Los Alamos County Manager Harry Burgess discusses the 2017 Annual Report with Chamber of Commerce members Thursday morning at UNM-LA. Photo by Maire O’Neill/ladailypost.com
Chamber members gather for the County’s annual report Thursday at UNM-LA. Photo by Maire O’Neill/ladailypost.com
By MAIRE O’NEILL
Los Alamos Daily Post
Los Alamos County Manager Harry Burgess described the County’s 2017 efforts and accomplishments in the areas of promoting economic vitality as part of his annual report Thursday morning when he addressed local Chamber of Commerce members during their monthly breakfast meeting.
Burgess said the annual report is based on the County Council’s priorities. He said once a year the Council gets together and sets priorities for staff. These priorities don’t supercede the provision of services on a daily basis which accounts for 80 percent of staff efforts.
Burgess said one of the County’s goals is to build the local tourism economy and that with the arrival of the Manhattan Project National Park, the County focused on Los Alamos as a gateway for three national parks. He said the County went through the process of establishing a wayfinding plan – a way to get people to Park services and keep people downtown to enjoy local businesses. He said the County is looking for money for the placement of signage.
The County has been working with other local entities that have a tourism draw, Burgess said, trying to bring all the different elements together in a campaign to attract people to the community. He said the County has been investing in infrastructure for items that are attractants for people come to town such as the historical museum and Fuller Lodge. He said the County is happy the Park Service is here and has provided building space for the Manhattan Project.
Burgess also addressed people coming into town and seeing “certain of our facilities that are run down” saying the County is putting effort into making a community that is attractive and safe. He said the County hired new personnel and put a lot of effort into code enforcement during the past year including addressing many of the buildings at the entrance to town.
The County has been investing a lot in the visual aspects of town, Burgess said, mentioning the revitalization of Ashley Pond Park and the placement of art in public places as examples. He mentioned a new business guide and efforts being made to get visitors to stay in town by expanding opportunities and the visibility of those opportunities.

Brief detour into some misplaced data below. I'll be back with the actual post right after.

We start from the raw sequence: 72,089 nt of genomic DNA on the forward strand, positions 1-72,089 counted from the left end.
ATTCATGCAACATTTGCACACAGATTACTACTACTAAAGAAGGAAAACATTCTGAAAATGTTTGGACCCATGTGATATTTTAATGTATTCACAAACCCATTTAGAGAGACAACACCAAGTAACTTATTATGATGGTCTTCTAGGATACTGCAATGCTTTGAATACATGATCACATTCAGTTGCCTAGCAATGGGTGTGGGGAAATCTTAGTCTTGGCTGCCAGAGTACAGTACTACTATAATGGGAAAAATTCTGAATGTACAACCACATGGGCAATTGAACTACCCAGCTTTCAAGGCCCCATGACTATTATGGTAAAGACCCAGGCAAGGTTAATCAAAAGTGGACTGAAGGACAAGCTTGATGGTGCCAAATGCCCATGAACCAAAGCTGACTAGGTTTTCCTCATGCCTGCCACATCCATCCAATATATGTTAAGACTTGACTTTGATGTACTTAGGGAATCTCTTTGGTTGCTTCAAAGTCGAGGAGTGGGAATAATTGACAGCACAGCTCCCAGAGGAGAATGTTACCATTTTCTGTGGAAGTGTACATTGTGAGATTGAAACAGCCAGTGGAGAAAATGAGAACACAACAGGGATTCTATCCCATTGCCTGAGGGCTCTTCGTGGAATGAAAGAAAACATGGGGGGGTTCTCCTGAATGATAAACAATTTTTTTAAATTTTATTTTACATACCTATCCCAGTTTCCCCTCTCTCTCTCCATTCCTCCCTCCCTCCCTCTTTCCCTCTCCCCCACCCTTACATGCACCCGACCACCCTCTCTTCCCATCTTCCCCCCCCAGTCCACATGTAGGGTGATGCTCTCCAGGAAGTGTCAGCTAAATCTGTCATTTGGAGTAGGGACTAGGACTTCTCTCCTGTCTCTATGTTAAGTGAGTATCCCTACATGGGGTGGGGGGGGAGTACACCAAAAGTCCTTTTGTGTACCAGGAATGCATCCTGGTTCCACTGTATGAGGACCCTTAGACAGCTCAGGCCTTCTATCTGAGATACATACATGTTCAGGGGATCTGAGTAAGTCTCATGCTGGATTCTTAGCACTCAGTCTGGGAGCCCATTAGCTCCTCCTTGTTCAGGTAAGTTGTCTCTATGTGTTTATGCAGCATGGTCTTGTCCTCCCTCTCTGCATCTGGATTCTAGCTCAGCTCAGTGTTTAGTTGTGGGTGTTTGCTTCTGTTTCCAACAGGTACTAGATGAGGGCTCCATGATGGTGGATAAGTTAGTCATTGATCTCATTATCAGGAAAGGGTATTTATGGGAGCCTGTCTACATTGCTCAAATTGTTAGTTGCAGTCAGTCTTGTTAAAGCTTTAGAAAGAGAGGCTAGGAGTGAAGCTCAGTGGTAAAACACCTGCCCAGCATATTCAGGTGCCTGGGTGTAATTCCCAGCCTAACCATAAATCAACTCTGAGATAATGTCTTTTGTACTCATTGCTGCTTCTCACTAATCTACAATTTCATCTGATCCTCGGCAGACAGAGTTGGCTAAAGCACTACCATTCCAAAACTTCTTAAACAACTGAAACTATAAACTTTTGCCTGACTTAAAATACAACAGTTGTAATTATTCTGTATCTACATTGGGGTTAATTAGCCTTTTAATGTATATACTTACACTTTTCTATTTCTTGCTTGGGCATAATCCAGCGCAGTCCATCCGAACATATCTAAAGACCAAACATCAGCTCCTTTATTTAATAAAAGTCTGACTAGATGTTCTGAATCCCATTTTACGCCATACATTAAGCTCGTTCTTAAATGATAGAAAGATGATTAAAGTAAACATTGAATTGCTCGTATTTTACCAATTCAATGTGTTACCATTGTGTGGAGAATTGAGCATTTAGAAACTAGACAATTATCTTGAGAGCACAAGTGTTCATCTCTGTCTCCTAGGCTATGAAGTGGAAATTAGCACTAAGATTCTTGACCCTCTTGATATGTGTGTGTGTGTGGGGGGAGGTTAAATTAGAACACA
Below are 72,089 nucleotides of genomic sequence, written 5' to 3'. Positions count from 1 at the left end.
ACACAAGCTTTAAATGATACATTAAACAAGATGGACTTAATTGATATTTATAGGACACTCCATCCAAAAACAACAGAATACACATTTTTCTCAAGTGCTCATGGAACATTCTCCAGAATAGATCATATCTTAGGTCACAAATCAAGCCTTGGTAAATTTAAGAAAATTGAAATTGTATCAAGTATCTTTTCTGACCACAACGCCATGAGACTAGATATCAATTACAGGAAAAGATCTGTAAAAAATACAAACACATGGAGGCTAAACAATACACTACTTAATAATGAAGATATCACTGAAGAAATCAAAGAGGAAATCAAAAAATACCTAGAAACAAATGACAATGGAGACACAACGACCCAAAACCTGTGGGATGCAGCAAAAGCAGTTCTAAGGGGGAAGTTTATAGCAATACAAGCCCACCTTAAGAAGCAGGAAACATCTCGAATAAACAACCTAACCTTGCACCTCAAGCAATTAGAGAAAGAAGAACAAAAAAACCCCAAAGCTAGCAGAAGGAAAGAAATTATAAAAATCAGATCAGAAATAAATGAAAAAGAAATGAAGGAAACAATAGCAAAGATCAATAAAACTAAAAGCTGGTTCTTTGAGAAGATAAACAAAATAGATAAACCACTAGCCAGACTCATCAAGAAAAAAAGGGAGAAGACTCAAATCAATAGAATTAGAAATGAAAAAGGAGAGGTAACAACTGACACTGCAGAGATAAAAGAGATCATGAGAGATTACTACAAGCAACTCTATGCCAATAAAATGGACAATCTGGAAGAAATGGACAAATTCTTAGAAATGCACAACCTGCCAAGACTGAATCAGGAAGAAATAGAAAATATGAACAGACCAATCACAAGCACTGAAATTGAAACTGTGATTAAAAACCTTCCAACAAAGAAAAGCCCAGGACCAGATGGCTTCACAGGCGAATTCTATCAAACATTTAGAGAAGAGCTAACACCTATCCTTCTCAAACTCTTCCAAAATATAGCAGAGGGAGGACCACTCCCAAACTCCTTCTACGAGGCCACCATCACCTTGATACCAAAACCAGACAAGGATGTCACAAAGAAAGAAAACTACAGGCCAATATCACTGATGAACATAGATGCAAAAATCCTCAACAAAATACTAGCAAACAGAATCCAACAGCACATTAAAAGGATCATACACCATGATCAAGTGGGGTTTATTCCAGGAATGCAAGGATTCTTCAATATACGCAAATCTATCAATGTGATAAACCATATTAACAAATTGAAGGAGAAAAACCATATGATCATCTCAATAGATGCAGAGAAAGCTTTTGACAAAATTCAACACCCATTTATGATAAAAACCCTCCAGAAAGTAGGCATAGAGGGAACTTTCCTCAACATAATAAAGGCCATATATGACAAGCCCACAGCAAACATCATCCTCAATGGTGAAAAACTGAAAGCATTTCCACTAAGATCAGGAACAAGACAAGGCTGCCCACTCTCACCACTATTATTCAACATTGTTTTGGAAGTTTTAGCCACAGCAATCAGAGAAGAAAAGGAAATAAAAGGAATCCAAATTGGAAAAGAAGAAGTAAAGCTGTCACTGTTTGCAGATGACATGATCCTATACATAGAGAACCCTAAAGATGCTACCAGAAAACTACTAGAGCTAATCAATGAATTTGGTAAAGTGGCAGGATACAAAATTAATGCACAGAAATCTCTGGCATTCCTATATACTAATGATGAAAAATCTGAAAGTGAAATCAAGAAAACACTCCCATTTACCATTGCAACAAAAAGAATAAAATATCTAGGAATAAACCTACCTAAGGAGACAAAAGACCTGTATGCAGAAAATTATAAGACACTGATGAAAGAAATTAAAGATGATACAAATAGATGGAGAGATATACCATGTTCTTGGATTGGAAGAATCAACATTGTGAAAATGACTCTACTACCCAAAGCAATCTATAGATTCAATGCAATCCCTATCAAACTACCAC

Burgess discussed ongoing branding efforts by the County saying the focus now is on actually engaging the people in town, to educate them about the brand, what the County is trying to do with it and why they should be supportive of it.
Burgess also addressed affordable housing as a County priority. He said the population of the County has sat at 18,000 for the past 25 years and the Council has a goal of increasing that number to 20,000 by 2020. Saying, “You’ve got to have rooftops to do that”, Burgess listed several projected housing projects including apartments and single family residences the County expects to materialize in the near future.
Los Alamos County Councilor Rick Reiss and Public Relations Officer Julie Habiger await discussion of the Los Alamos County Annual Report. Photo by Maire O’Neill/ladailypost.com
Newly-appointed Chamber of Commerce Director Ryn Hermann welcomes attendees to Thursday’s Chamber Breakfast meeting at UNM-LA. Photo by Maire O’Neill/ladailypost.com
Linda Matteson, assistant to the County Manager and Councilor Rick Reiss chat following Harry Burgess’s presentation of the County’s Annual Report. Photo by Maire O’Neill/ladailypost.com
Los Alamos County Manager Harry Burgess, right, and District Judge Greg Shaffer at Thursday morning’s Chamber Breakfast. Photo by Maire O’Neill/ladailypost.com
Los Alamos County Council Chair David Izraelevitz, left, and Dave Fox, owner of Pajarito Nursery chat at Thursday’s Chamber Breakfast. Photo by Maire O’Neill/ladailypost.com